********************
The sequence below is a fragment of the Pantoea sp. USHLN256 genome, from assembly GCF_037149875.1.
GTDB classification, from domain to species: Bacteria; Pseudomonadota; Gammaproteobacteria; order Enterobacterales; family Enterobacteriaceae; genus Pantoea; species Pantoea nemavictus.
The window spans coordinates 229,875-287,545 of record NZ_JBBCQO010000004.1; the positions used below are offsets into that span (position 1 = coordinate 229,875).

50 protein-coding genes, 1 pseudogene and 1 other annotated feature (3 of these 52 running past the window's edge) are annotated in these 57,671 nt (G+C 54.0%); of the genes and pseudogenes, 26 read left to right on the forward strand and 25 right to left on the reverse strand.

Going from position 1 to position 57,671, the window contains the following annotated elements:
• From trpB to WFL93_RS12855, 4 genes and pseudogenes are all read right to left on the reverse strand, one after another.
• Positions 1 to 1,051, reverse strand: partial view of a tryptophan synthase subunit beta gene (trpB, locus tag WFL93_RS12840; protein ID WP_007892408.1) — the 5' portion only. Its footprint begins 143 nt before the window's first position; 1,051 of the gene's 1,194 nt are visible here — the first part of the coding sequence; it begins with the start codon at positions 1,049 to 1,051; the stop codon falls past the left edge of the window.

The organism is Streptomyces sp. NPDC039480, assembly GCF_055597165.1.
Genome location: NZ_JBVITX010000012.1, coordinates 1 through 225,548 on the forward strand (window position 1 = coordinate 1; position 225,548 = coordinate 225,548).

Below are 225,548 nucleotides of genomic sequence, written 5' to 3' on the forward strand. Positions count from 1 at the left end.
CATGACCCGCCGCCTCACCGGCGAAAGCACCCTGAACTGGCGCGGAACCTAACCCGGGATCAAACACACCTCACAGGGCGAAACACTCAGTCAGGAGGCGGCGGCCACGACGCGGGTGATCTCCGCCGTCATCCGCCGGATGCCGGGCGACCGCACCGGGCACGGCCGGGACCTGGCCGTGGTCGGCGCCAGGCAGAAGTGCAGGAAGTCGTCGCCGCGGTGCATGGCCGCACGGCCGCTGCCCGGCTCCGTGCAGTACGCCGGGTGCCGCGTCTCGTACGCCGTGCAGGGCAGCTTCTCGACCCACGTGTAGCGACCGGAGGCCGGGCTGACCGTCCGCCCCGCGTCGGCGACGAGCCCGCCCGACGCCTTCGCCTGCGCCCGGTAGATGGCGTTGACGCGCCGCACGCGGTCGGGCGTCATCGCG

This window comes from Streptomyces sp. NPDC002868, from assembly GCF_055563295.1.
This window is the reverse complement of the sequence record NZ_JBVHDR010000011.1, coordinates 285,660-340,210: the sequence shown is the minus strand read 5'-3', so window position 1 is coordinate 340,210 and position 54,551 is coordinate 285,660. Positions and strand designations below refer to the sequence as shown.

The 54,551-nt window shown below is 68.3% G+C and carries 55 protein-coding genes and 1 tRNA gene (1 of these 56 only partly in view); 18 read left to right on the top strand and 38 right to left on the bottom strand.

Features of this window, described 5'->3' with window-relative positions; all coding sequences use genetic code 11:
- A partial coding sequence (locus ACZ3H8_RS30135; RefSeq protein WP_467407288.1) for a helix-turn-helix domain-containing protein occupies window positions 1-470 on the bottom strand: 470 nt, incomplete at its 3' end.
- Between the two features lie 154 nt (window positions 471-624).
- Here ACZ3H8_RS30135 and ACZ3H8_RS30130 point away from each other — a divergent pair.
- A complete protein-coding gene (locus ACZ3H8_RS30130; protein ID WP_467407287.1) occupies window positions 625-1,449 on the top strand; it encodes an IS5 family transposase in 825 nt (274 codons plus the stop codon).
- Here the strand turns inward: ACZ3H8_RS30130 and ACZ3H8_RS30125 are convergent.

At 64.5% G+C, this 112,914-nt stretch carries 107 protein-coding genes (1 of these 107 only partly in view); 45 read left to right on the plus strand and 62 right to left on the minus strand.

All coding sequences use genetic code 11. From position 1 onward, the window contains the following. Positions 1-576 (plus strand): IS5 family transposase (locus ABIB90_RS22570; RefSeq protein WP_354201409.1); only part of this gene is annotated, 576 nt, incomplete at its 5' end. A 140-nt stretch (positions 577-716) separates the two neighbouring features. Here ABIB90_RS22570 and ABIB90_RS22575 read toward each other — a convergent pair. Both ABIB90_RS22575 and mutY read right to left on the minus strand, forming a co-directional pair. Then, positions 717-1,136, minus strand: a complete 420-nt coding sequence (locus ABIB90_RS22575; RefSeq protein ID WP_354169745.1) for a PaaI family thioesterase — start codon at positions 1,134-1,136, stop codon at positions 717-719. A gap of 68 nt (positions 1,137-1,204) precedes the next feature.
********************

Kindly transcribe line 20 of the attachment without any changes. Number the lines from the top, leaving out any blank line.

- Here the strand turns inward: ACZ3H8_RS30130 and ACZ3H8_RS30125 are convergent.